Resenting this situation Davidson sought ...
Donna L. Halper
suffragist and political activist, was born in Danville, Virginia, in 1872 (some sources, notably U.S. Census records, say 1874) to Alfred and Barbara Dillard. Little is known of her early life, but she received training as a dressmaker and clothing designer, studying in London and Paris as well as in the United States.
On 28 September 1898 she married William Harvey Higgins, who had recently graduated from medical school in North Carolina. They lived in New York City while he completed some additional training at Long Island Medical College, and during that period Bertha operated her own dressmaking shop. By 1903William Higgins had opened a medical practice in Providence, Rhode Island, where he was one of the city's few black physicians. As was customary in those days, Higgins gave up her profession after the birth of the couple's first child, Prudence, in 1913 However ...
J. Vern Cromartie
visual artist, musician, author, and political activist, was born Joan Angela Lewis in Oakland, California, to John Henry Lewis and Florence (Reid) Lewis. She is also known as J. Tarika Lewis, Tarika Lewis, Joan Lewis, and Matilaba. At the time of her birth, her father was a salesman for G&W Refrigeration. He was the first black man to become the light heavyweight champion of the world, a title he held from 1935 to 1939. After retiring as a prize fighter, John Henry Lewis and his father Edward Lewis operated a boxing gym in Oakland.
While attending Oakland Technical High School Lewis was active in the journalism music and athletic programs She wrote for the school newspaper and played violin in the school orchestra Lewis was also a member of the swim team and a sprinter on the track team From the 10th to ...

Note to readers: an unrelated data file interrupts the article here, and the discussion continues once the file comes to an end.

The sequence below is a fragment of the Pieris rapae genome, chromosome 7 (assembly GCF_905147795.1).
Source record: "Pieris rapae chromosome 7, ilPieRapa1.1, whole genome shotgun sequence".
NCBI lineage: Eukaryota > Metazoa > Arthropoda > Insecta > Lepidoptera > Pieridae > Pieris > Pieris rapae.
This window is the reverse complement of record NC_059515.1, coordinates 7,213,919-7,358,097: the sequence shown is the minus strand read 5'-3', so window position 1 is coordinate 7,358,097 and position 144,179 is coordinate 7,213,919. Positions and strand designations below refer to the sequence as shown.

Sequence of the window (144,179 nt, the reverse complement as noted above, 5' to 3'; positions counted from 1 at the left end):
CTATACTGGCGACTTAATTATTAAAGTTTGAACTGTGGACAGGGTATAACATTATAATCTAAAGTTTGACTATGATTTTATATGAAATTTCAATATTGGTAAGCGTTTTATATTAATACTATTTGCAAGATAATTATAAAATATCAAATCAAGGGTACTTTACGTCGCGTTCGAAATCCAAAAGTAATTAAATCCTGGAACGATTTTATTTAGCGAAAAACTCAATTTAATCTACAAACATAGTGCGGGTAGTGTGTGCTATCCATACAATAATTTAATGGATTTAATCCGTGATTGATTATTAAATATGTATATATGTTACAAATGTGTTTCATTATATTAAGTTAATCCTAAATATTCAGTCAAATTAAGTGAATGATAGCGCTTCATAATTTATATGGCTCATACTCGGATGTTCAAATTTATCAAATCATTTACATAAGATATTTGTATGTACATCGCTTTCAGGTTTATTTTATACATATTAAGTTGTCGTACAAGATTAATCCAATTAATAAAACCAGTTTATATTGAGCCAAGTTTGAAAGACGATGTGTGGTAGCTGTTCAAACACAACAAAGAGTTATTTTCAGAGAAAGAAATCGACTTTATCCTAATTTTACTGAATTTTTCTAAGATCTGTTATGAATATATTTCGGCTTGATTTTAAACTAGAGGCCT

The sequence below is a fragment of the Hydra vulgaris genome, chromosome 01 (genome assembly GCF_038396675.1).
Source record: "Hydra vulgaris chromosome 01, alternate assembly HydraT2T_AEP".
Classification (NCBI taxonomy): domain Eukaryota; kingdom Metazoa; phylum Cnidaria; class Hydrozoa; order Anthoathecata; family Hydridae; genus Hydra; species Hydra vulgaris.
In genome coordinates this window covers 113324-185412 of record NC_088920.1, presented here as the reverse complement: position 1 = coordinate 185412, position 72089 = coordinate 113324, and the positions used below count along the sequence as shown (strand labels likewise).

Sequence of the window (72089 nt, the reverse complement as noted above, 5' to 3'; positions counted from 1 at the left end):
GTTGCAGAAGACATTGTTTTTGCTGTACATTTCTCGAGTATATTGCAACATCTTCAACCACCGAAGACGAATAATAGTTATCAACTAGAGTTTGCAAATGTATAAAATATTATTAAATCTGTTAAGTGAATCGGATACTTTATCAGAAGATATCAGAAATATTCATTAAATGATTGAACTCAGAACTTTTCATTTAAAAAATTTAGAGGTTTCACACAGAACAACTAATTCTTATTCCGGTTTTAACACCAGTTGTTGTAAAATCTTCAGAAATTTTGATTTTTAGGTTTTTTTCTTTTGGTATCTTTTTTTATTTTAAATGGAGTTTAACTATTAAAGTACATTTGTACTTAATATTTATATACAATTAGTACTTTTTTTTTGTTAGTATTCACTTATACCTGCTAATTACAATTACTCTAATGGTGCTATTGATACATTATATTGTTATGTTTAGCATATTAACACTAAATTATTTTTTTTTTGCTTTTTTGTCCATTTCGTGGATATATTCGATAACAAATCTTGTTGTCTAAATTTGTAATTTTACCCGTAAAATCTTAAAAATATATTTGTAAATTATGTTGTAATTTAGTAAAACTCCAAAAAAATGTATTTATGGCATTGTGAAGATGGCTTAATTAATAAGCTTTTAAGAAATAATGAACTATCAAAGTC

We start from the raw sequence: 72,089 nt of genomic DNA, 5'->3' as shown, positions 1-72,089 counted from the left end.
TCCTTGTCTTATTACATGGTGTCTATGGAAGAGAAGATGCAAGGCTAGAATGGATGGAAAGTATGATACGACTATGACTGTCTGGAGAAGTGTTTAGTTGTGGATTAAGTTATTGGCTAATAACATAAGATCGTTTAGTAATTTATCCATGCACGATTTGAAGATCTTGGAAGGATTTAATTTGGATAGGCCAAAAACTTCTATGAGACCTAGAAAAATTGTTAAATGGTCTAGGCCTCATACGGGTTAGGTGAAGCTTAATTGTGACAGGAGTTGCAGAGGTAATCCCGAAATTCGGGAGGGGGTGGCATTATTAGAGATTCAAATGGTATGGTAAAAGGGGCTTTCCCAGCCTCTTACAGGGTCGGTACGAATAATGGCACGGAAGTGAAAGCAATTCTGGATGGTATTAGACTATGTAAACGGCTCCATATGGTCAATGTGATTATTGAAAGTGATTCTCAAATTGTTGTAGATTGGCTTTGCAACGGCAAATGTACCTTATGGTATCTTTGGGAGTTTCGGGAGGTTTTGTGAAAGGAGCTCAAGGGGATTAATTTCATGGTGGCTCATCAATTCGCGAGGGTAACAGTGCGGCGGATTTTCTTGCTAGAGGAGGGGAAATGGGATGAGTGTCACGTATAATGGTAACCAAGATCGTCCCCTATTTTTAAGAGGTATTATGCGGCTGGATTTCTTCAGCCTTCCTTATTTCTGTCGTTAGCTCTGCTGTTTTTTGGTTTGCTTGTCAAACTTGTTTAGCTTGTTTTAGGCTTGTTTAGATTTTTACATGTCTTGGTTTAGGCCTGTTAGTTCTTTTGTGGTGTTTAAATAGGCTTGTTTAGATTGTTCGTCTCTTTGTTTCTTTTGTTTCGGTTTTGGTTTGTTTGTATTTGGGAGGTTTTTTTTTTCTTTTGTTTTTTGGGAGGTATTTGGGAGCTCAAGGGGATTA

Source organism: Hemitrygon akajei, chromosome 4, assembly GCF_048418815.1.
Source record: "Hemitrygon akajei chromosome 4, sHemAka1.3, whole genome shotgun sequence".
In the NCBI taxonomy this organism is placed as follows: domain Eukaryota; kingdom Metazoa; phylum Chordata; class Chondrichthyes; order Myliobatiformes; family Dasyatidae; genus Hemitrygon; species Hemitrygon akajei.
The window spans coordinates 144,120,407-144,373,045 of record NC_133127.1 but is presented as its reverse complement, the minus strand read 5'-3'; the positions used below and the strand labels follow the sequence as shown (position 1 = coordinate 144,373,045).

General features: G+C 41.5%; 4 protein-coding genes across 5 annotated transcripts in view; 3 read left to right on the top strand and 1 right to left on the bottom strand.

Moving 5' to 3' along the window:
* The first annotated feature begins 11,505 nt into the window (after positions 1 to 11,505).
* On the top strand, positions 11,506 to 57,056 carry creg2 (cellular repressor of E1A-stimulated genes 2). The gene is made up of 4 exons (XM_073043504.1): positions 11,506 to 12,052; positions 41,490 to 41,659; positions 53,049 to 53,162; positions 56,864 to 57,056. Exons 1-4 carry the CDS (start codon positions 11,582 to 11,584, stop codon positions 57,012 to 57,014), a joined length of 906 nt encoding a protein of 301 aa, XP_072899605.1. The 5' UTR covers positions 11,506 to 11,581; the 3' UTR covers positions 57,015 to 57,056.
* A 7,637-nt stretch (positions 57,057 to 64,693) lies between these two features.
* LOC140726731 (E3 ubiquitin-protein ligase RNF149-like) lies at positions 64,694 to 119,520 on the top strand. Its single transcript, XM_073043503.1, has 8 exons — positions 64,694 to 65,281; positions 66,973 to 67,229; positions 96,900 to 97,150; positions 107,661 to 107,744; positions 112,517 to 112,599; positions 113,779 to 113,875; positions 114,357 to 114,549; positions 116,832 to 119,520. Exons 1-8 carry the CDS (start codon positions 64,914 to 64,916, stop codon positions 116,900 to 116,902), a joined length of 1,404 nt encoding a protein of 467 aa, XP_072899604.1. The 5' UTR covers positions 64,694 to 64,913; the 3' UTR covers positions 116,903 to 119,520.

South African artist and activist, was born Thamsanqa Harry Mnyele on 10 December 1948, in a house owned by his maternal grandparents on Sixth Avenue, Alexandra Township, Johannesburg. He was the second child of David Freddy Harry “Khotso” Mnyele and Sarah Mamanyena, née Thamane. His father was then working as a clerk but, after studying at Wilberforce Institute, Evaton, became a minister in the African Methodist Episcopal Church in the early 1950s. His parents divorced in 1952. His mother, working as a domestic servant in the white suburbs of Johannesburg, sent her children in 1956 to live with relatives in Makapanstad, a village northwest of Pretoria. There, Mnyele attended Thipe and Mmamudu schools and Nchaupe II Memorial College. He left Nchaupe before taking his matriculation exam. In 1973 he studied art for nine months at the Evangelical Lutheran Church Art and Craft Centre at Rorke s ...
During a lifetime that spanned the abolition movement, the emancipation of the slaves, and the beginning of modernization in Brazil, Manoel Raimundo Querino distinguished himself as an artist, teacher, social activist, and above all, historian. He was born free one year after the abolition of the slave trade in Brazil. In 1855, a cholera epidemic swept Bahia claiming the lives of some 30,000 people, including Querino's parents. He was then sent to the state capital, Salvador, where Manuel Correira Garcia, a state deputy and a professor in the state teacher training institute, became his guardian. Garcia provided the orphan Querino with an education, which at that time was a privilege enjoyed by few Brazilians—black or white. At the age of seventeen, Querino enlisted in the army and served from 1868 to 1871, during the latter part of the Paraguayan War.
Querino s career as an ...